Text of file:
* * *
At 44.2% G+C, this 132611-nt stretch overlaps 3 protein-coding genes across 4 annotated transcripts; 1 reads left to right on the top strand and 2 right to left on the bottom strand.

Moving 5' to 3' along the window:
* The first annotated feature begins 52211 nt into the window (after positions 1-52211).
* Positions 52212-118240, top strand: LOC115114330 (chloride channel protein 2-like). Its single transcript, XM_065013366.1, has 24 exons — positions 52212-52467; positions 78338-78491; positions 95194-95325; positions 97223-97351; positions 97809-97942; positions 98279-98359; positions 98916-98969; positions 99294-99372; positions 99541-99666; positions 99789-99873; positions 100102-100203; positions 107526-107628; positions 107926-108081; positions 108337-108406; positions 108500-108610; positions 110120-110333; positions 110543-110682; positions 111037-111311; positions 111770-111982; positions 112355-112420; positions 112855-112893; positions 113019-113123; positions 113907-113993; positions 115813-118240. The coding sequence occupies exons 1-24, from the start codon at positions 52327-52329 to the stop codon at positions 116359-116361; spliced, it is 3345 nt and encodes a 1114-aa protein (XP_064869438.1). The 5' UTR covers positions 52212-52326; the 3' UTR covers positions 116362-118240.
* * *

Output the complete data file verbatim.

At 44.2% G+C, this 132611-nt stretch overlaps 3 protein-coding genes across 4 annotated transcripts; 1 reads left to right on the top strand and 2 right to left on the bottom strand.

Moving 5' to 3' along the window:
* The first annotated feature begins 52211 nt into the window (after positions 1-52211).
* Positions 52212-118240, top strand: LOC115114330 (chloride channel protein 2-like). Its single transcript, XM_065013366.1, has 24 exons — positions 52212-52467; positions 78338-78491; positions 95194-95325; positions 97223-97351; positions 97809-97942; positions 98279-98359; positions 98916-98969; positions 99294-99372; positions 99541-99666; positions 99789-99873; positions 100102-100203; positions 107526-107628; positions 107926-108081; positions 108337-108406; positions 108500-108610; positions 110120-110333; positions 110543-110682; positions 111037-111311; positions 111770-111982; positions 112355-112420; positions 112855-112893; positions 113019-113123; positions 113907-113993; positions 115813-118240. The coding sequence occupies exons 1-24, from the start codon at positions 52327-52329 to the stop codon at positions 116359-116361; spliced, it is 3345 nt and encodes a 1114-aa protein (XP_064869438.1). The 5' UTR covers positions 52212-52326; the 3' UTR covers positions 116362-118240.